Friday, March 23, 2012

Three Mags

Since I haven't bought any writer mags in a while I thought I'd invest in a couple and see if they'd gotten any better or worse.

The March/April 2012 issue of Poets & Writers Magazine features a guide to writers retreats, how to choose the best residency, expert application advice, writing adventures and inspirational destinations. If you're lit and into it I imagine it's a great issue; I don't travel so it was wasted on me. I did find a bigger selection of no-fee sub ops (the best of which I posted yesterday) and there is an excellent article by author Maura Kelly on writer envy that should be required reading for anyone who can't kill their green-eyed monsters.

The April 2012 issue of The Writer Magazine had more appeal for the working writer with a section called The Fiction Answer Book that had some good advice, particularly for new writers. I also liked an excellent article featuring twenty ways to get instant writing motivation by Luc Reid; I may try some of these myself the next time I'm feeling like dodging my writing space. I was disappointed to see the Markets section had been devoted to conferences and workshops and offered sub op info for only four food magazine markets. There were also far too many first-person/my writing journey pieces packed in one issue.

I haven't bought an issue of Writer's Digest in fifteen years; this because back when I was unpubbed and clueless I responded to one of their ads that resulted in me nearly being swindled by Edit Ink. Their March/April 2012 issue reassured me that I have not missed much. Charles J. Shields has some decent advice on how to research like a pro, and the tri-authored "Mastering Voice" section was interesting even while I didn't agree with most of it (granted, voice is probably the toughest topic in the writing world to nail down.) I also enjoyed reading the long interview with author Mary Kay Andrews, enough that now I'll probably buy one of her books now. The rest of the content was either shilling Writer's Digest products, promoting Writer's Digest contests, or peddling the same old content dressed up with the same old carnival barker hoopla(Learn from the Pros! Secrets of Success! Transform Your Fiction!) Tiresome, really.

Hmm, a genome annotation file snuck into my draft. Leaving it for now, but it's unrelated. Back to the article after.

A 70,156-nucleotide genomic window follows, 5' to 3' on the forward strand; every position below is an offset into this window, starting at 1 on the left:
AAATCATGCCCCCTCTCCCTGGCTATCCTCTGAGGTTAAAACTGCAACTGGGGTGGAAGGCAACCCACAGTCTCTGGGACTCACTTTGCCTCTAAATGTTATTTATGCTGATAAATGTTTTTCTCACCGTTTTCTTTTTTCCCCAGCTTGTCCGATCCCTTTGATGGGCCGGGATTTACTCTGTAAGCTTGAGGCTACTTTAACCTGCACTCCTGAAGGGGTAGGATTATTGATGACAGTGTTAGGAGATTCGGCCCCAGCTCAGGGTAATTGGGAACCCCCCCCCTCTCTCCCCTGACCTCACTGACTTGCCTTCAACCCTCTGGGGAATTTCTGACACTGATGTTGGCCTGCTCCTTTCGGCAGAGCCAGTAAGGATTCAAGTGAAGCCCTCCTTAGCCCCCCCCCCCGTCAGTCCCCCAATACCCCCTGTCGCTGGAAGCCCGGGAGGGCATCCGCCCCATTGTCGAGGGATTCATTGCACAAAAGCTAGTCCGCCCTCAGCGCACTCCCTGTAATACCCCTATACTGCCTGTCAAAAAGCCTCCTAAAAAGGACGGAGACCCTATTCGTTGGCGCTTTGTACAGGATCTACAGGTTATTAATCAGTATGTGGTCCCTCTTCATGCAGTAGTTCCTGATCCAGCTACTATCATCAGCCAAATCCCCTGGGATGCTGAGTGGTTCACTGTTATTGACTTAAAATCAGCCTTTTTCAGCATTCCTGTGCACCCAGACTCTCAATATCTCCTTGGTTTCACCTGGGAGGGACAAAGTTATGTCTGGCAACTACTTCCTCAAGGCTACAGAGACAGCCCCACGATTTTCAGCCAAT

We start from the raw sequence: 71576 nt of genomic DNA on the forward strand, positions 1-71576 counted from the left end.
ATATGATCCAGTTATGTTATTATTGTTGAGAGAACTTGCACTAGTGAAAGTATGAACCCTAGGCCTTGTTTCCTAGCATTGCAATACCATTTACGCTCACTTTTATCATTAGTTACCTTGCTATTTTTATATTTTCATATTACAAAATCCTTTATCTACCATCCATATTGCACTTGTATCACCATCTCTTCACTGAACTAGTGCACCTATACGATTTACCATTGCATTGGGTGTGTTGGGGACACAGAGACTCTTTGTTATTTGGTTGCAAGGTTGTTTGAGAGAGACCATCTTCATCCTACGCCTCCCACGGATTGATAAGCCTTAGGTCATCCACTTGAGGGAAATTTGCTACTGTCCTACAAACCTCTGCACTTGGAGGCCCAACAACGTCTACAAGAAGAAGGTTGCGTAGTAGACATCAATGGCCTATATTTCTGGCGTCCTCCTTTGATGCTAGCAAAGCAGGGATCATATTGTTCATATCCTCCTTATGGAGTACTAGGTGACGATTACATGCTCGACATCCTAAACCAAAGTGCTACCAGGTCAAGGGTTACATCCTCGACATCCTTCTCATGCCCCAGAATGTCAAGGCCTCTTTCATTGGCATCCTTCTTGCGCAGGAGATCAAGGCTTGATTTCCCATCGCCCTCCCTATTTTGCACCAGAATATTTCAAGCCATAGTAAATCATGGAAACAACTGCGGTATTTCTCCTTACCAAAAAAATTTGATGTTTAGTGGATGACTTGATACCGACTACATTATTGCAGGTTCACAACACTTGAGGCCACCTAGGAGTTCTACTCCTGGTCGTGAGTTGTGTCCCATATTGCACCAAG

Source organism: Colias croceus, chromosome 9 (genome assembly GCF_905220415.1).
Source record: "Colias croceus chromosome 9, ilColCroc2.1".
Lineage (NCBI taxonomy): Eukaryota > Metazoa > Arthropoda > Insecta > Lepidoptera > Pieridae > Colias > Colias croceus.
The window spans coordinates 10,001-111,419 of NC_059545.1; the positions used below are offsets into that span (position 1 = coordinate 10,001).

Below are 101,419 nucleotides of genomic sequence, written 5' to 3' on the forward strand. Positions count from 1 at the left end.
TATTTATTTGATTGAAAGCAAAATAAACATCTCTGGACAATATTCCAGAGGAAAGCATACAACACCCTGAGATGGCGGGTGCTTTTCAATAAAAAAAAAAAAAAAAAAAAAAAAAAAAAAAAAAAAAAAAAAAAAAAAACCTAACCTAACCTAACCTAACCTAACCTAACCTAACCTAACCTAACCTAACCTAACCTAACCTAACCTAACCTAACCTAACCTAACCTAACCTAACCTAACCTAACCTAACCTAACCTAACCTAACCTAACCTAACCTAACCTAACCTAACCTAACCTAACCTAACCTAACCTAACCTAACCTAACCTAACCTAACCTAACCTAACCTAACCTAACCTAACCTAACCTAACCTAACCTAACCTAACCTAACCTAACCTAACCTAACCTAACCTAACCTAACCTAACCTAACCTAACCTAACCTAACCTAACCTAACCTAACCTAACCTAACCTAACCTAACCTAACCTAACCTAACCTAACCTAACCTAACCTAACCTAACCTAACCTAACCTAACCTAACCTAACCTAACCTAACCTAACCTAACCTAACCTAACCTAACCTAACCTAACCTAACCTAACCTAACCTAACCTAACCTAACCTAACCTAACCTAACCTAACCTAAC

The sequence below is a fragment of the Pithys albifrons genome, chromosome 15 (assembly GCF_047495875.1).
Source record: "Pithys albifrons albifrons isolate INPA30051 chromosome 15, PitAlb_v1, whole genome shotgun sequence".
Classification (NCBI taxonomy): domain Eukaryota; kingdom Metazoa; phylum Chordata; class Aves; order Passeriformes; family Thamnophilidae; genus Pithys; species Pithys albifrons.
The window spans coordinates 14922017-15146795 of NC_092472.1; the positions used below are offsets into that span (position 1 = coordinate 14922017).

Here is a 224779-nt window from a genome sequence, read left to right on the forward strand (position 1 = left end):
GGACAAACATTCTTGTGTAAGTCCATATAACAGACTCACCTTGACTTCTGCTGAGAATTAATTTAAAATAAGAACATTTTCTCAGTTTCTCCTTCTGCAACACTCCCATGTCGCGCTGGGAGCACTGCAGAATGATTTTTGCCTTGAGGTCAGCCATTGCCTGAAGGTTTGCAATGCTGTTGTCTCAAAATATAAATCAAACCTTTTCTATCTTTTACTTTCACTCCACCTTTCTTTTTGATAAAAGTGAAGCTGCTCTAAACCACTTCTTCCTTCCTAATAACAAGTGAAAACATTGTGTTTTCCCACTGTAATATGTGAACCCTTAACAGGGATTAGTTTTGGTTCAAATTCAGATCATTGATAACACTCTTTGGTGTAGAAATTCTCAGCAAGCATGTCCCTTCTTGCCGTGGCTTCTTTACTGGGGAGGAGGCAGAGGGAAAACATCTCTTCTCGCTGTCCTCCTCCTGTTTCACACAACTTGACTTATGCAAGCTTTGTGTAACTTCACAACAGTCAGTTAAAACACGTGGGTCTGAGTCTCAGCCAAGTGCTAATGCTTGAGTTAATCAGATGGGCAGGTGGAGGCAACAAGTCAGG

I think I'll look around the internet for some decent low- or no-cost e-zines. Does anyone subscribe to or hang out at any place online that they can recommend as a decent market/info/how-to resource for working writers? Please let us know in comments.

9 comments:

  1. I don't buy the mags much these days. I get info from a mysriad of sources online (blogs, twitter, specific sites). The mags can be fun & useful at times, for sure, but they should only be one source/option for an aspiring author, not the only or main) source of news & info.

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    1. The internet is my primary source of info, too, Jill. I'd love to see more sites like Ralan.com with market info, one for each genre.

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  2. Anonymous10:01 PM

    I've found Magical Words to be a wonderful online resource for SF/F writers, with daily posts by pros in the field. There's no market info there, but I find it an invaluable resource for writing advice and encouragement. www.magicalwords.com

    -- Julia

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    1. Julia, the link you posted led to a domain-for-sale site, but I did find a Magical Words site at http://www.magicalwords.net/

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  3. Zella Rees wrote:

    I like to read them so I can stay current, and to gather all the knowledge possible. Some are a hit, some are a miss, but I have a subscription to each for a pretty low cost.

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    1. (I'm reposting this comment by Zella as I accidentally deleted the original.)

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    2. I think Poets & Writers is worth the subscription cost for literary writers, or anyone who goes after contests and grants. The Writer used to be pretty great, but now not so much -- it's becoming more like Writer's Digest these days.

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  4. You can usually tell who a magazine is written for by looking at the ads.

    The ads in most of these magazines are either get-rich-quick schemes, probably aimed at those who think that all they need to do is write a book then put a down payment on a yacht while waiting for a fortune to head their way, or the ads are from dream parasites who scam authors who want to be published.

    The best blog on writing I can recommend is "Mystery Writing is Murder." http://mysterywritingismurder.blogspot.com

    Yes, it's aimed at mystery writers, but the articles are always excellent, and Elizabeth S. Craig's weekly list of writing articles from all over the web is incredible.

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  5. Oh, and Elizabeth's Craig's site also has a link to her Writer's Search Engine where authors can find all kinds of articles specifically for authors.

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